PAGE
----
/ Modified oct 21, 2021 4:22 p.m.

$1.7M in Air Force funds go to Central Tucson PFAS project

Efforts to address the water contaminates via the project began in 2020.

tucson water street Outside the Tucson Water building in downtown Tucson.

PFAS have become a constant in Tucson discussions around water contamination. The Arizona Department of Environmental Quality announced Thursday $1.7 million of U.S. Air Force funding is being allocated to the Central Tucson PFAS Project or CTPP.

PFAS are man-made chemicals contaminating groundwater throughout Tucson.

The funds for CTPP come from an Environmental Services Agreement between Air Force Civil Engineer Center and the Arizona Department of Environmental Quality, according to an ADEQ press release.

The department said the agreement includes reimbursement terms for the state's future costs.

CTPP is a "demonstration remedy," or pilot project, to remove the substances from the city's groundwater and contain the PFAS contamination near Davis-Monthan Air Force Base.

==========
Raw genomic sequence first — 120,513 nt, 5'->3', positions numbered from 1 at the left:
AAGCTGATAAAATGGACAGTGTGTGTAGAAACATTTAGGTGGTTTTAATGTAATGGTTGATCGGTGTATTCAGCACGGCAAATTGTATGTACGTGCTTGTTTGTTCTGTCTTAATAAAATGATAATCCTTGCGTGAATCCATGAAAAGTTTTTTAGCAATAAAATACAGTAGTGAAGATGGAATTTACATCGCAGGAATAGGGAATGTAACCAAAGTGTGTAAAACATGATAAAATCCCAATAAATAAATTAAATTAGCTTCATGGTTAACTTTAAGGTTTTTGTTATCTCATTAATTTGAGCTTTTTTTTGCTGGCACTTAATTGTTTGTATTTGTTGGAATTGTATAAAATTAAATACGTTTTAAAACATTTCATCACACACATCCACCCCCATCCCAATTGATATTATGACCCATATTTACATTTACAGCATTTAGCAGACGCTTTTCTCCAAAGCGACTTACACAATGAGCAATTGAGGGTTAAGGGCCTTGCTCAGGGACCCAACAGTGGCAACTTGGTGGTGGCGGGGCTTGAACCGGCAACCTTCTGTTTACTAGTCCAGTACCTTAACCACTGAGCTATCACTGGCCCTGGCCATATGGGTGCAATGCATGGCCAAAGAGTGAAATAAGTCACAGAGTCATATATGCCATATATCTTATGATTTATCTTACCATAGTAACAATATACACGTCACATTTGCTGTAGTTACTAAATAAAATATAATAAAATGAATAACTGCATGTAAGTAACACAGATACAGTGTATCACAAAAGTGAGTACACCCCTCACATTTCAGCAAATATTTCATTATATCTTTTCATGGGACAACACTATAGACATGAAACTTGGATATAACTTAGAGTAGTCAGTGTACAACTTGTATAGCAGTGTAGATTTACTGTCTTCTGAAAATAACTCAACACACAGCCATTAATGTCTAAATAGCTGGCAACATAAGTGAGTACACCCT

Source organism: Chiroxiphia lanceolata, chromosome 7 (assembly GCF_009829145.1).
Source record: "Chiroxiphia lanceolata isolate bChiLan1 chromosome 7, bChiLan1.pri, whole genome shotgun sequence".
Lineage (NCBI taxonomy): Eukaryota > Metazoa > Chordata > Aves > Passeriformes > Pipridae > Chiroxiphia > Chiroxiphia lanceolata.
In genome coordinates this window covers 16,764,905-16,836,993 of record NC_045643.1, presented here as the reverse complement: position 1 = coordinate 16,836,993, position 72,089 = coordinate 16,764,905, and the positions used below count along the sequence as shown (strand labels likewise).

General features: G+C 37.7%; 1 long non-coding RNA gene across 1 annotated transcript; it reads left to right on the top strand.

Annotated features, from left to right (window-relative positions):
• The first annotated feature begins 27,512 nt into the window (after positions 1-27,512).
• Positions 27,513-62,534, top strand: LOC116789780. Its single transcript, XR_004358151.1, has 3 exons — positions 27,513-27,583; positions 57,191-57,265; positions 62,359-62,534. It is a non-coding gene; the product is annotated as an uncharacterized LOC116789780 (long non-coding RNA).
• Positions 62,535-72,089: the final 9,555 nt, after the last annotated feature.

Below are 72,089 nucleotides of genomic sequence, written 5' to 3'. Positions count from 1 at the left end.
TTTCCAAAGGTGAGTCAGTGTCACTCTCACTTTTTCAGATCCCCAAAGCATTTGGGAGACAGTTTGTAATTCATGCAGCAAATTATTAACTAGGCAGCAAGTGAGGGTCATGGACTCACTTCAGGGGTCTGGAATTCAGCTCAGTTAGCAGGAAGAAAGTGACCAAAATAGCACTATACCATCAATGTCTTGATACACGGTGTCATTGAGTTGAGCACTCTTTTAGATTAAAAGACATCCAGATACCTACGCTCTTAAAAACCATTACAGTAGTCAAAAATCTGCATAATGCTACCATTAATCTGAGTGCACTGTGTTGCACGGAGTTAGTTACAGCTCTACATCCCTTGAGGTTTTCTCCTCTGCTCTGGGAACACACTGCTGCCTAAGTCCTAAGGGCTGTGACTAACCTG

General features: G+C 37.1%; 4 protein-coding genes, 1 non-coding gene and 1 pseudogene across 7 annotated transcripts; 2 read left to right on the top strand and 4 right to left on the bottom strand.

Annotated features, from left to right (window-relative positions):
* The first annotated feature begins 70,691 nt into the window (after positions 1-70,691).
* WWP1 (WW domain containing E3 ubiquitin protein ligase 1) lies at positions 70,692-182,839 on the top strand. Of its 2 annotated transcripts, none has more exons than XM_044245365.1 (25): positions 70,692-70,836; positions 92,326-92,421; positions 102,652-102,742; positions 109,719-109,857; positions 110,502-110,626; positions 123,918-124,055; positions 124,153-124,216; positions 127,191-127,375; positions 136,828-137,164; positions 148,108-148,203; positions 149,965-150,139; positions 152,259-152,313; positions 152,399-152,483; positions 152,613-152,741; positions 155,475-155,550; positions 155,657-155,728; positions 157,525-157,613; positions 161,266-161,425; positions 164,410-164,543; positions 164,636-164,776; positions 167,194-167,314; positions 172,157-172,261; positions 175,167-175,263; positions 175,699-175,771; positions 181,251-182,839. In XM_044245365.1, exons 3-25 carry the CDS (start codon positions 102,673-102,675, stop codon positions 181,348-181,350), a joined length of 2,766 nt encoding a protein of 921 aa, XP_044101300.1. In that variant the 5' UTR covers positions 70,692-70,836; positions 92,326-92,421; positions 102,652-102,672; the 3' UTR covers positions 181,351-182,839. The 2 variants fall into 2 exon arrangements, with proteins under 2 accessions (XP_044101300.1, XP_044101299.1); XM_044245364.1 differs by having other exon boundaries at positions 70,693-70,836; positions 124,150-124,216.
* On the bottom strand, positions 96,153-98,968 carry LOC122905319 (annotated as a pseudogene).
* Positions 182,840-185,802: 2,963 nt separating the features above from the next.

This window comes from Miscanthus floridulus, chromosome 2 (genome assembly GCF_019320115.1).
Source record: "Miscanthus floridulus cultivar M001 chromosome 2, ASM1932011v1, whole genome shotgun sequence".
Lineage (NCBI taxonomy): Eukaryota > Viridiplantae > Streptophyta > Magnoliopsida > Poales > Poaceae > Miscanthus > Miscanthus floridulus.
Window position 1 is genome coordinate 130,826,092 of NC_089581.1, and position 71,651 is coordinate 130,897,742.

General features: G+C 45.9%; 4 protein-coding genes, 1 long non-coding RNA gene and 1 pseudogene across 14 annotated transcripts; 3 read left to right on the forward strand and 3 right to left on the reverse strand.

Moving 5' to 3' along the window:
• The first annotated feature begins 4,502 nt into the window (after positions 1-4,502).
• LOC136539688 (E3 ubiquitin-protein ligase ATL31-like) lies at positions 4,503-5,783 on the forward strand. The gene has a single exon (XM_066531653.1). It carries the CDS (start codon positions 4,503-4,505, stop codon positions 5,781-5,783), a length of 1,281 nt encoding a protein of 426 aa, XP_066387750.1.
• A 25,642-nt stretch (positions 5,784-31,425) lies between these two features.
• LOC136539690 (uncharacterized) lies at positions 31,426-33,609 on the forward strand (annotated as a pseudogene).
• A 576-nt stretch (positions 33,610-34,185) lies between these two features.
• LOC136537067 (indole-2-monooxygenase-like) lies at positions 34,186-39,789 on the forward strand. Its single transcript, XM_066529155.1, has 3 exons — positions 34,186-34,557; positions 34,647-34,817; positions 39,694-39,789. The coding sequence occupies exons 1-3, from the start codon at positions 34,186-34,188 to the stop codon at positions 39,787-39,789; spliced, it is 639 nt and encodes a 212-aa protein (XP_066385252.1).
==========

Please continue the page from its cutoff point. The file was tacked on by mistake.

Field work for the project began in October 2020, and includes several groundwater monitoring wells, and testing to determine the extent of the contamination.

The construction of the pilot program should be done in 2021 and the Arizona Department of Environmental Quality said it expects construction for a full-scale operation to begin in 2023.

Federal investigations to identify the source of contamination from federal buildings are underway. ADEQ said PFAS were first detected in the area in 2018.

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